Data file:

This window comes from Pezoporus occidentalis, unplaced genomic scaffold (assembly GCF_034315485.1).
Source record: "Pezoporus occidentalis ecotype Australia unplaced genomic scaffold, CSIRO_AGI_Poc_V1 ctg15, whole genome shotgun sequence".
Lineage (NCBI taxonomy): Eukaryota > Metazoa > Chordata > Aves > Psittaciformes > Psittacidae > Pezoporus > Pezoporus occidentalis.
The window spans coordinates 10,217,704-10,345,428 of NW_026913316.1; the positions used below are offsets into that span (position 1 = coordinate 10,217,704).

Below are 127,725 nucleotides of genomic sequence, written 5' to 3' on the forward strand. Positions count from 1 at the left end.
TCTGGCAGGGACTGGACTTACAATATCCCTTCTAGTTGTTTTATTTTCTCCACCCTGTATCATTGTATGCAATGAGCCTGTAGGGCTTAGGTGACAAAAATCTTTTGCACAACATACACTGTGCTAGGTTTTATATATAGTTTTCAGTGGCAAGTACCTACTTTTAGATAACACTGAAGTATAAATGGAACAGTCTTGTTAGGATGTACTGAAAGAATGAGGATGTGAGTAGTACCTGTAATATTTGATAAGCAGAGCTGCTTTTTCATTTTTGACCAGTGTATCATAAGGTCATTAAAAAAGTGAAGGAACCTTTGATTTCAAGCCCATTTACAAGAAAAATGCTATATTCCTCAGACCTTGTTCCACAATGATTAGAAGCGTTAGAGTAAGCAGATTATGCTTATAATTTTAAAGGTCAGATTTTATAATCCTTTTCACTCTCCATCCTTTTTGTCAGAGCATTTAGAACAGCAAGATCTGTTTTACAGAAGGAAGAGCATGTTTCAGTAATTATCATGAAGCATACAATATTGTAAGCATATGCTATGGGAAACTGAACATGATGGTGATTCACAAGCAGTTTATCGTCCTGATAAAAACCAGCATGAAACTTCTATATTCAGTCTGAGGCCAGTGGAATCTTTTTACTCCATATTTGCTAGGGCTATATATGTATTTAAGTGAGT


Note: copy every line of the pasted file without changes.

This window comes from Pezoporus occidentalis, unplaced genomic scaffold (assembly GCF_034315485.1).
Source record: "Pezoporus occidentalis ecotype Australia unplaced genomic scaffold, CSIRO_AGI_Poc_V1 ctg15, whole genome shotgun sequence".
Lineage (NCBI taxonomy): Eukaryota > Metazoa > Chordata > Aves > Psittaciformes > Psittacidae > Pezoporus > Pezoporus occidentalis.
The window spans coordinates 10,217,704-10,345,428 of NW_026913316.1; the positions used below are offsets into that span (position 1 = coordinate 10,217,704).

Below are 127,725 nucleotides of genomic sequence, written 5' to 3' on the forward strand. Positions count from 1 at the left end.
TCTGGCAGGGACTGGACTTACAATATCCCTTCTAGTTGTTTTATTTTCTCCACCCTGTATCATTGTATGCAATGAGCCTGTAGGGCTTAGGTGACAAAAATCTTTTGCACAACATACACTGTGCTAGGTTTTATATATAGTTTTCAGTGGCAAGTACCTACTTTTAGATAACACTGAAGTATAAATGGAACAGTCTTGTTAGGATGTACTGAAAGAATGAGGATGTGAGTAGTACCTGTAATATTTGATAAGCAGAGCTGCTTTTTCATTTTTGACCAGTGTATCATAAGGTCATTAAAAAAGTGAAGGAACCTTTGATTTCAAGCCCATTTACAAGAAAAATGCTATATTCCTCAGACCTTGTTCCACAATGATTAGAAGCGTTAGAGTAAGCAGATTATGCTTATAATTTTAAAGGTCAGATTTTATAATCCTTTTCACTCTCCATCCTTTTTGTCAGAGCATTTAGAACAGCAAGATCTGTTTTACAGAAGGAAGAGCATGTTTCAGTAATTATCATGAAGCATACAATATTGTAAGCATATGCTATGGGAAACTGAACATGATGGTGATTCACAAGCAGTTTATCGTCCTGATAAAAACCAGCATGAAACTTCTATATTCAGTCTGAGGCCAGTGGAATCTTTTTACTCCATATTTGCTAGGGCTATATATGTATTTAAGTGAGT